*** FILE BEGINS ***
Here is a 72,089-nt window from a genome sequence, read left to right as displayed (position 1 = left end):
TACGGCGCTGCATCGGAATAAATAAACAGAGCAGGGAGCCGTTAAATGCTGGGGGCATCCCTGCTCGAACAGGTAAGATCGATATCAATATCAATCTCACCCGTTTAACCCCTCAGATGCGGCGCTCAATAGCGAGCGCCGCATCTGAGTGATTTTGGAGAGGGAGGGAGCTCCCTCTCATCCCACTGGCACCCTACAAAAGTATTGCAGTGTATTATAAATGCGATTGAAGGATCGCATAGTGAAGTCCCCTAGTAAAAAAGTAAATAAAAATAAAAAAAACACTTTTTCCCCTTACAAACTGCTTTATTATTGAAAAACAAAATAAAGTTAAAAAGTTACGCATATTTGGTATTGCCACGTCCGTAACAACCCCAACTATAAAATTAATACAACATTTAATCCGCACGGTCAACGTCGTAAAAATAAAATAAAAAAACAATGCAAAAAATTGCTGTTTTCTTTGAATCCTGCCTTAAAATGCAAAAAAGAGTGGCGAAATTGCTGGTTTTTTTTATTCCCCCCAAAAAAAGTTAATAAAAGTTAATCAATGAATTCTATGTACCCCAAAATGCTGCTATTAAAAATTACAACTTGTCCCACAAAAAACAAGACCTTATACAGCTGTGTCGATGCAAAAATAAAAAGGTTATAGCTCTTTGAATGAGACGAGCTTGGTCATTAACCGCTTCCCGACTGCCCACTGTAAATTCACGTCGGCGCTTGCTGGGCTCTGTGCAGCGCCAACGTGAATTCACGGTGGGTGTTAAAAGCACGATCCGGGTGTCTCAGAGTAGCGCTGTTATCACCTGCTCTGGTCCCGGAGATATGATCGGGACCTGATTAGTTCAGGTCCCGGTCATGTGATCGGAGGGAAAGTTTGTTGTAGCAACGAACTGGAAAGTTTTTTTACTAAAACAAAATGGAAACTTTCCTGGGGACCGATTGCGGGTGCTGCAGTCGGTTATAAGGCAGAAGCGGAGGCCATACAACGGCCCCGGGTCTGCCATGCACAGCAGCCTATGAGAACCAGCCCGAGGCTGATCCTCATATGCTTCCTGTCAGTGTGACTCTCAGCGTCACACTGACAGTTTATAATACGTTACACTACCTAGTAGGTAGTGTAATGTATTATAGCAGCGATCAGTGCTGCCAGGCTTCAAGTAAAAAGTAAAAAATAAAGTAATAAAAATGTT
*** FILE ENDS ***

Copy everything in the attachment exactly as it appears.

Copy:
Here is a 72,089-nt window from a genome sequence, read left to right as displayed (position 1 = left end):
TACGGCGCTGCATCGGAATAAATAAACAGAGCAGGGAGCCGTTAAATGCTGGGGGCATCCCTGCTCGAACAGGTAAGATCGATATCAATATCAATCTCACCCGTTTAACCCCTCAGATGCGGCGCTCAATAGCGAGCGCCGCATCTGAGTGATTTTGGAGAGGGAGGGAGCTCCCTCTCATCCCACTGGCACCCTACAAAAGTATTGCAGTGTATTATAAATGCGATTGAAGGATCGCATAGTGAAGTCCCCTAGTAAAAAAGTAAATAAAAATAAAAAAAACACTTTTTCCCCTTACAAACTGCTTTATTATTGAAAAACAAAATAAAGTTAAAAAGTTACGCATATTTGGTATTGCCACGTCCGTAACAACCCCAACTATAAAATTAATACAACATTTAATCCGCACGGTCAACGTCGTAAAAATAAAATAAAAAAACAATGCAAAAAATTGCTGTTTTCTTTGAATCCTGCCTTAAAATGCAAAAAAGAGTGGCGAAATTGCTGGTTTTTTTTATTCCCCCCAAAAAAAGTTAATAAAAGTTAATCAATGAATTCTATGTACCCCAAAATGCTGCTATTAAAAATTACAACTTGTCCCACAAAAAACAAGACCTTATACAGCTGTGTCGATGCAAAAATAAAAAGGTTATAGCTCTTTGAATGAGACGAGCTTGGTCATTAACCGCTTCCCGACTGCCCACTGTAAATTCACGTCGGCGCTTGCTGGGCTCTGTGCAGCGCCAACGTGAATTCACGGTGGGTGTTAAAAGCACGATCCGGGTGTCTCAGAGTAGCGCTGTTATCACCTGCTCTGGTCCCGGAGATATGATCGGGACCTGATTAGTTCAGGTCCCGGTCATGTGATCGGAGGGAAAGTTTGTTGTAGCAACGAACTGGAAAGTTTTTTTACTAAAACAAAATGGAAACTTTCCTGGGGACCGATTGCGGGTGCTGCAGTCGGTTATAAGGCAGAAGCGGAGGCCATACAACGGCCCCGGGTCTGCCATGCACAGCAGCCTATGAGAACCAGCCCGAGGCTGATCCTCATATGCTTCCTGTCAGTGTGACTCTCAGCGTCACACTGACAGTTTATAATACGTTACACTACCTAGTAGGTAGTGTAATGTATTATAGCAGCGATCAGTGCTGCCAGGCTTCAAGTAAAAAGTAAAAAATAAAGTAATAAAAATGTT